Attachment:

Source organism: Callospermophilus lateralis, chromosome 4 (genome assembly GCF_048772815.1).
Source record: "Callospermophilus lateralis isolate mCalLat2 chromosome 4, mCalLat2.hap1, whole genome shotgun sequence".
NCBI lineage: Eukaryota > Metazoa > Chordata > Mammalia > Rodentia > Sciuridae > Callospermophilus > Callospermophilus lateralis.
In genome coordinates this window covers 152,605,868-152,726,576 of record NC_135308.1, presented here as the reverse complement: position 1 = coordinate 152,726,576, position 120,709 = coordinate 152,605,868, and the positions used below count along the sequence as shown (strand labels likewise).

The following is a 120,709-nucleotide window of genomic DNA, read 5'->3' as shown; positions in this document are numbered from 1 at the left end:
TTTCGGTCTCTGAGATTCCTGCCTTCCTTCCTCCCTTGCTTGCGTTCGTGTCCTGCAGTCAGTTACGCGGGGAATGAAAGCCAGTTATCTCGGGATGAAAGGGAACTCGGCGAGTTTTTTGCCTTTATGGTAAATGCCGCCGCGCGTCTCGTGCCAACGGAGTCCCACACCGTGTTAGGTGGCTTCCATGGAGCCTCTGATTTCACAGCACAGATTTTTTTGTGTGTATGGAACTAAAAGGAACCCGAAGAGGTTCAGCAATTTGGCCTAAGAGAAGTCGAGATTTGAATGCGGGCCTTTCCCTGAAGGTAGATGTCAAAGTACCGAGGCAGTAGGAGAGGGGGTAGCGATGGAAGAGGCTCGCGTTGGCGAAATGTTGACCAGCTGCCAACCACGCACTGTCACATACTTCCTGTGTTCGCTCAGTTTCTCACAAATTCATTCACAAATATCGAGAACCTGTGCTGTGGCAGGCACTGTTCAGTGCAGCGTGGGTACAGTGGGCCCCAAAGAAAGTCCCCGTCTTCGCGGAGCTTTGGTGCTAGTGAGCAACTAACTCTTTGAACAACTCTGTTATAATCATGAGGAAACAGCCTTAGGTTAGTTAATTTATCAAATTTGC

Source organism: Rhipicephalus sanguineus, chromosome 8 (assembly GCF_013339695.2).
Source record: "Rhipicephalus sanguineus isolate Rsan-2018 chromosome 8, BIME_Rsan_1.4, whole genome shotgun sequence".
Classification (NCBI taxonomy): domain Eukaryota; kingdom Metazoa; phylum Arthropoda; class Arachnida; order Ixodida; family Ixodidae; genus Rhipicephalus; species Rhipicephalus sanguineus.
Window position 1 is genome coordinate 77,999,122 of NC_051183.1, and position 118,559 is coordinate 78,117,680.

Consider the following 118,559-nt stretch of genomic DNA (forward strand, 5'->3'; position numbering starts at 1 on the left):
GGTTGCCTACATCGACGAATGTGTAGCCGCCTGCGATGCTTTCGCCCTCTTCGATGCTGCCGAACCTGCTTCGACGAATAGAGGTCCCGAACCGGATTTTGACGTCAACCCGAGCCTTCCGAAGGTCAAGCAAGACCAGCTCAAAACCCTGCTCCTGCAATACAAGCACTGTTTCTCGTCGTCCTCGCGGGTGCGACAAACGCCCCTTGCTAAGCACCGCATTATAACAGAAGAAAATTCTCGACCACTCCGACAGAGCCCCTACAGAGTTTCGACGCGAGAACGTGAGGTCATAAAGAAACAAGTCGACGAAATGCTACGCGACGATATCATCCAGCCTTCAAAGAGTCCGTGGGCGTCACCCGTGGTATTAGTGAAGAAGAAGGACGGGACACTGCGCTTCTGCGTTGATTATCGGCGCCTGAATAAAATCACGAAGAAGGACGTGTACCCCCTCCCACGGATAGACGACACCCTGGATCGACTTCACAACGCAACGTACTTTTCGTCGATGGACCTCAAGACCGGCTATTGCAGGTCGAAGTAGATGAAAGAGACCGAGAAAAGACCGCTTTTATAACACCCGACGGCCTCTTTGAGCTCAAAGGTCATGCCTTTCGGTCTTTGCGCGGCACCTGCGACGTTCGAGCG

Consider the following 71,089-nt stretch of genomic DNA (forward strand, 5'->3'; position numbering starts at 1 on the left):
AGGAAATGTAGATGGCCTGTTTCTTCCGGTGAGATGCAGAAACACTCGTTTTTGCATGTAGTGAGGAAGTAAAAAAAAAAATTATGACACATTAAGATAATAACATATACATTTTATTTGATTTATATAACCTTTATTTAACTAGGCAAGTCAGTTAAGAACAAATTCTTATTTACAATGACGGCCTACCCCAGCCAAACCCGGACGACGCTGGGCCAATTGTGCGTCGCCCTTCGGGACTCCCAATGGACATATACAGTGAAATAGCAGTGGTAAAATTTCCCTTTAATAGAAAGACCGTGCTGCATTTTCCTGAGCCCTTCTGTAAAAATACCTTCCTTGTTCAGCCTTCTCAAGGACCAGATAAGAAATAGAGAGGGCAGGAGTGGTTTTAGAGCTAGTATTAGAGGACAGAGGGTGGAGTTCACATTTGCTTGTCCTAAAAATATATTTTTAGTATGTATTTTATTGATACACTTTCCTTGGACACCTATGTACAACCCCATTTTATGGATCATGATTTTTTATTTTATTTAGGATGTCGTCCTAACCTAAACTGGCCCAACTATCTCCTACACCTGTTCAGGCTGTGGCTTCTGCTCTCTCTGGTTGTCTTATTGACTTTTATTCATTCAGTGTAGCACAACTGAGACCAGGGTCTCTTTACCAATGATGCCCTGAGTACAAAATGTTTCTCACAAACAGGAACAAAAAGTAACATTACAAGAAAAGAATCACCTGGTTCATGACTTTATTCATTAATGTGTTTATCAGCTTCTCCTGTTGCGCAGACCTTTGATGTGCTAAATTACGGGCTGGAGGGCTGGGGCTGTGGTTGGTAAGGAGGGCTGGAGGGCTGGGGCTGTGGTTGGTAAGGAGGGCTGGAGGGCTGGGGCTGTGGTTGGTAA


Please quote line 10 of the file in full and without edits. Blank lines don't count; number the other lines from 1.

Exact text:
Window position 1 is genome coordinate 77,999,122 of NC_051183.1, and position 118,559 is coordinate 78,117,680.